Texting support makes smokers more likely to quit
People who are trying to quit smoking may have a better success rate when receiving support through a text-messaging service, according to a new study.
Scientists at George Washington University (GWU) in Washington, D.C. tested the effects of a text-messaging service on people who were trying to quit smoking. The service, developed by GWU behavioral scientist Lorien Abroms, is called text2quit and works by sending constant reminders, encouraging messages and by allowing the users to distract themselves with interactive tools. About 500 participants were recruited, half of whom participated in text2quit and the other half whom received a booklet on smoking cessation from the National Cancer Institute titled “Clearing the Air.” The researchers then collected data on the participants’ progress after one, three and six months.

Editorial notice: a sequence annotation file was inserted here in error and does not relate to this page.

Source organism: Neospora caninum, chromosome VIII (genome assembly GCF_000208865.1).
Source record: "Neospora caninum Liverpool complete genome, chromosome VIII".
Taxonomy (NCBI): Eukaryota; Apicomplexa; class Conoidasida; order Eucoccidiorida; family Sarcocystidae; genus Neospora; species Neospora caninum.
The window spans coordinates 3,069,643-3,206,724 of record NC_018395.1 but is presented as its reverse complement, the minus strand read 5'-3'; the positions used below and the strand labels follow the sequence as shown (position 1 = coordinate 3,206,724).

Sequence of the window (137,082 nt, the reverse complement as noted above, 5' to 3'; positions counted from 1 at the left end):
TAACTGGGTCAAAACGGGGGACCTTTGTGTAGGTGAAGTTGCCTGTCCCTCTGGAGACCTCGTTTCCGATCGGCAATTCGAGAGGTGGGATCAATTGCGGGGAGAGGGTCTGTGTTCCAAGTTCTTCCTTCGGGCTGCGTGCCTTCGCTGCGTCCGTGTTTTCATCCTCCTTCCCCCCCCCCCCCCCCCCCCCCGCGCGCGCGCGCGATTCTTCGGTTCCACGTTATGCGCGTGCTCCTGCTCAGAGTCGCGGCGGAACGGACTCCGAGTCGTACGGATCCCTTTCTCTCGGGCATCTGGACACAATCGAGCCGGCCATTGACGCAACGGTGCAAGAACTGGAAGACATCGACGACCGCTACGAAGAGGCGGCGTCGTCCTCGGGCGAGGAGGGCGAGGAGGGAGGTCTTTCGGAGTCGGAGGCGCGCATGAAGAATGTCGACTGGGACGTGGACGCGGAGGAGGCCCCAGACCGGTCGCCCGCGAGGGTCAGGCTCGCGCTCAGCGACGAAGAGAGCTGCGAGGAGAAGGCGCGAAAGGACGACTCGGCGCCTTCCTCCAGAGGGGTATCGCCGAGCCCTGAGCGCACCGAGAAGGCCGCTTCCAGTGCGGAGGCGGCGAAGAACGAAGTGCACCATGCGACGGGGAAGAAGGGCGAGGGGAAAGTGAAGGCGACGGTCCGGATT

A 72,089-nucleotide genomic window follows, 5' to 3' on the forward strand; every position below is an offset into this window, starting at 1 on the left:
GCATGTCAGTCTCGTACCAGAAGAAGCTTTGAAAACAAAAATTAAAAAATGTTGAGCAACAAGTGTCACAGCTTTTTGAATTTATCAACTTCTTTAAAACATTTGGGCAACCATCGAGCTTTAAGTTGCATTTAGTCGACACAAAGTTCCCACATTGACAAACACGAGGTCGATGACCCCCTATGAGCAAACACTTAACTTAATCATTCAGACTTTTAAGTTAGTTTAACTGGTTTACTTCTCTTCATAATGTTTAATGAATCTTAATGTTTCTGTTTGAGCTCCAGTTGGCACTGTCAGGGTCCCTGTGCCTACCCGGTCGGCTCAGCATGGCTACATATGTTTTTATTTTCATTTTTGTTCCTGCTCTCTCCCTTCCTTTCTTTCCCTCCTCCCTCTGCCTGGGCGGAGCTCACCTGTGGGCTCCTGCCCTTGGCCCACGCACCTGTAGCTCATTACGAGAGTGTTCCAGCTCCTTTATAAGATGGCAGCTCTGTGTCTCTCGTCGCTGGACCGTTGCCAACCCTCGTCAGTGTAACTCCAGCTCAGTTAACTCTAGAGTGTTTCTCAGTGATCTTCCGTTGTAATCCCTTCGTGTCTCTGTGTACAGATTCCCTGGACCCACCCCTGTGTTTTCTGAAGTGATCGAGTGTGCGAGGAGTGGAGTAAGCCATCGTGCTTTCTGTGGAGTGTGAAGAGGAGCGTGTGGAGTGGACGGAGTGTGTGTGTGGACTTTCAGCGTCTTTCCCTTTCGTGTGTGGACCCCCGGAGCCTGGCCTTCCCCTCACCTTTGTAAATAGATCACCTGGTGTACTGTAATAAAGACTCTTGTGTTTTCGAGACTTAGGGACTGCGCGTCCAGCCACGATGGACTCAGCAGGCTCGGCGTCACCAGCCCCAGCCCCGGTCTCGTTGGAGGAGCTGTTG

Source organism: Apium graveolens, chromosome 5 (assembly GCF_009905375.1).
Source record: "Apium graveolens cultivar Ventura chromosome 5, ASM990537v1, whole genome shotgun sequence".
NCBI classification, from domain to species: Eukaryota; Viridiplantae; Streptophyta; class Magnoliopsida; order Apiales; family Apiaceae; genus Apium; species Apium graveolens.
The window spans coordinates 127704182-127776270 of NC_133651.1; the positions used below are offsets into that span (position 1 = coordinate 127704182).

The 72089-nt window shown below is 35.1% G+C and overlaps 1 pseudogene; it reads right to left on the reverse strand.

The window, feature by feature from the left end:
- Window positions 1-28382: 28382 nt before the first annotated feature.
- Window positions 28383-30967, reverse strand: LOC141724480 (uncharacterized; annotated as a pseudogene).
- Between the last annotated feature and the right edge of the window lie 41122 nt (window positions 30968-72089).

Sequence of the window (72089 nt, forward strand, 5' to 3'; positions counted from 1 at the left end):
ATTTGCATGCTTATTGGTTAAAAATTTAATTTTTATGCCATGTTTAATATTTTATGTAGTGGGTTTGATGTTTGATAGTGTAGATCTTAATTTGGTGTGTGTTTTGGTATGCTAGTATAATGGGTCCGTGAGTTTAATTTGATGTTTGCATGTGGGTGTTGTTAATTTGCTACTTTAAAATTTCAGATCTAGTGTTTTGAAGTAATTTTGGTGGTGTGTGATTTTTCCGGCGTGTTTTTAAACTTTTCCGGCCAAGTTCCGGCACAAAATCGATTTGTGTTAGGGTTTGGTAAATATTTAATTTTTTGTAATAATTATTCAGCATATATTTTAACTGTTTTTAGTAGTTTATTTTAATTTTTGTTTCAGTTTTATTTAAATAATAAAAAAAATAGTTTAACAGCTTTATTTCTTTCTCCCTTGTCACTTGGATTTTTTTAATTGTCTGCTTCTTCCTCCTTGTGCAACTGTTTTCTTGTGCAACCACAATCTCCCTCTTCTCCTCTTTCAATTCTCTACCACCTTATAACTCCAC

The results, published in the American Journal of Preventive Medicine, did not show a high overall success rate from either the text-message service or the booklet. However, while only 5 percent of the people who received the booklet were able to quit, 11 percent of the people who used text2quit ended up smoke-free after six months. The researchers concluded that text programs like text2quit may be an effective tool due to the immediacy of support during times of weakness.